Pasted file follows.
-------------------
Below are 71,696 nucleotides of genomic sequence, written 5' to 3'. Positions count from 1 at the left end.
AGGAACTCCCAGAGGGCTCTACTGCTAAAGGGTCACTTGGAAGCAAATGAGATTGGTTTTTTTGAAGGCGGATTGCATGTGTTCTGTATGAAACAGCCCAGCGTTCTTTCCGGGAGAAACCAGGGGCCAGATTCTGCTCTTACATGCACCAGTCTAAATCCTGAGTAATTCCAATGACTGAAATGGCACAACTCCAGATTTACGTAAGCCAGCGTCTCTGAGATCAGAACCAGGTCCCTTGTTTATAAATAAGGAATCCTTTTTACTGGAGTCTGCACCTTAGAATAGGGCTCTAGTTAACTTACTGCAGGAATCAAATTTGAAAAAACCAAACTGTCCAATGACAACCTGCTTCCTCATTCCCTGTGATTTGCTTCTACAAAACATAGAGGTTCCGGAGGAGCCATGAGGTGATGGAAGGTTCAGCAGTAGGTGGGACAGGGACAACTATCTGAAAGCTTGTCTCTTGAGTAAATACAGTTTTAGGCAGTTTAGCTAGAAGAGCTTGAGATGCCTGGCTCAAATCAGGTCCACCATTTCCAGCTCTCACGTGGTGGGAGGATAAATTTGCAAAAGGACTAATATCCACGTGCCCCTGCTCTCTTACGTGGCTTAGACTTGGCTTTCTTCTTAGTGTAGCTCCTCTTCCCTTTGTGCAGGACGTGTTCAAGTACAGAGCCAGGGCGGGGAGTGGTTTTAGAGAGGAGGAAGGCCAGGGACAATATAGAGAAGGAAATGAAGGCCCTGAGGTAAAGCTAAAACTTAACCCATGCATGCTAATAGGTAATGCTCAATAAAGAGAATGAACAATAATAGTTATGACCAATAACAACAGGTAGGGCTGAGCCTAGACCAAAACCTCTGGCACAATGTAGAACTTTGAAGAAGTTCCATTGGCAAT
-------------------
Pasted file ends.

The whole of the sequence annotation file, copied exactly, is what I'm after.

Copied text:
Below are 71,696 nucleotides of genomic sequence, written 5' to 3'. Positions count from 1 at the left end.
AGGAACTCCCAGAGGGCTCTACTGCTAAAGGGTCACTTGGAAGCAAATGAGATTGGTTTTTTTGAAGGCGGATTGCATGTGTTCTGTATGAAACAGCCCAGCGTTCTTTCCGGGAGAAACCAGGGGCCAGATTCTGCTCTTACATGCACCAGTCTAAATCCTGAGTAATTCCAATGACTGAAATGGCACAACTCCAGATTTACGTAAGCCAGCGTCTCTGAGATCAGAACCAGGTCCCTTGTTTATAAATAAGGAATCCTTTTTACTGGAGTCTGCACCTTAGAATAGGGCTCTAGTTAACTTACTGCAGGAATCAAATTTGAAAAAACCAAACTGTCCAATGACAACCTGCTTCCTCATTCCCTGTGATTTGCTTCTACAAAACATAGAGGTTCCGGAGGAGCCATGAGGTGATGGAAGGTTCAGCAGTAGGTGGGACAGGGACAACTATCTGAAAGCTTGTCTCTTGAGTAAATACAGTTTTAGGCAGTTTAGCTAGAAGAGCTTGAGATGCCTGGCTCAAATCAGGTCCACCATTTCCAGCTCTCACGTGGTGGGAGGATAAATTTGCAAAAGGACTAATATCCACGTGCCCCTGCTCTCTTACGTGGCTTAGACTTGGCTTTCTTCTTAGTGTAGCTCCTCTTCCCTTTGTGCAGGACGTGTTCAAGTACAGAGCCAGGGCGGGGAGTGGTTTTAGAGAGGAGGAAGGCCAGGGACAATATAGAGAAGGAAATGAAGGCCCTGAGGTAAAGCTAAAACTTAACCCATGCATGCTAATAGGTAATGCTCAATAAAGAGAATGAACAATAATAGTTATGACCAATAACAACAGGTAGGGCTGAGCCTAGACCAAAACCTCTGGCACAATGTAGAACTTTGAAGAAGTTCCATTGGCAAT